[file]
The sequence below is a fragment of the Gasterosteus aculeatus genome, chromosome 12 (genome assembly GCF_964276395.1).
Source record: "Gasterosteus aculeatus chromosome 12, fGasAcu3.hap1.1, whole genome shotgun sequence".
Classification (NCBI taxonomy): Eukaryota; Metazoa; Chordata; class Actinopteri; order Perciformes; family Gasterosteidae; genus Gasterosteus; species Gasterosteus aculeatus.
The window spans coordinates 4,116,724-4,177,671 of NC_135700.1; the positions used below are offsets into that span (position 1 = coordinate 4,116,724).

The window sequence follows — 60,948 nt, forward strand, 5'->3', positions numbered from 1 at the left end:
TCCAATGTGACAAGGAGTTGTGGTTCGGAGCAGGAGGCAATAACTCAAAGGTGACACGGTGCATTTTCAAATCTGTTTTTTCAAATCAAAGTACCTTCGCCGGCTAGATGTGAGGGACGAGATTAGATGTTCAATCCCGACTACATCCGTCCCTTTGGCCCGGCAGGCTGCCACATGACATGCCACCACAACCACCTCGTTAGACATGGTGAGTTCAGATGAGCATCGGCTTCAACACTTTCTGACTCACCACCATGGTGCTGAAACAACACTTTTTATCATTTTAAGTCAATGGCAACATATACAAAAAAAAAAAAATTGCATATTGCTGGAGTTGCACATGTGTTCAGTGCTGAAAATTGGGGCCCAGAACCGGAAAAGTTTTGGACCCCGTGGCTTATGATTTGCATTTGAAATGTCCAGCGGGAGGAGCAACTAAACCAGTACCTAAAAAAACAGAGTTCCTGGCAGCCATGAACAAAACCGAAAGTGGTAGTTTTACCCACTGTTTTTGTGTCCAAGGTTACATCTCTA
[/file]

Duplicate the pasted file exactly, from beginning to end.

The sequence below is a fragment of the Gasterosteus aculeatus genome, chromosome 12 (genome assembly GCF_964276395.1).
Source record: "Gasterosteus aculeatus chromosome 12, fGasAcu3.hap1.1, whole genome shotgun sequence".
Classification (NCBI taxonomy): Eukaryota; Metazoa; Chordata; class Actinopteri; order Perciformes; family Gasterosteidae; genus Gasterosteus; species Gasterosteus aculeatus.
The window spans coordinates 4,116,724-4,177,671 of NC_135700.1; the positions used below are offsets into that span (position 1 = coordinate 4,116,724).

The window sequence follows — 60,948 nt, forward strand, 5'->3', positions numbered from 1 at the left end:
TCCAATGTGACAAGGAGTTGTGGTTCGGAGCAGGAGGCAATAACTCAAAGGTGACACGGTGCATTTTCAAATCTGTTTTTTCAAATCAAAGTACCTTCGCCGGCTAGATGTGAGGGACGAGATTAGATGTTCAATCCCGACTACATCCGTCCCTTTGGCCCGGCAGGCTGCCACATGACATGCCACCACAACCACCTCGTTAGACATGGTGAGTTCAGATGAGCATCGGCTTCAACACTTTCTGACTCACCACCATGGTGCTGAAACAACACTTTTTATCATTTTAAGTCAATGGCAACATATACAAAAAAAAAAAAATTGCATATTGCTGGAGTTGCACATGTGTTCAGTGCTGAAAATTGGGGCCCAGAACCGGAAAAGTTTTGGACCCCGTGGCTTATGATTTGCATTTGAAATGTCCAGCGGGAGGAGCAACTAAACCAGTACCTAAAAAAACAGAGTTCCTGGCAGCCATGAACAAAACCGAAAGTGGTAGTTTTACCCACTGTTTTTGTGTCCAAGGTTACATCTCTA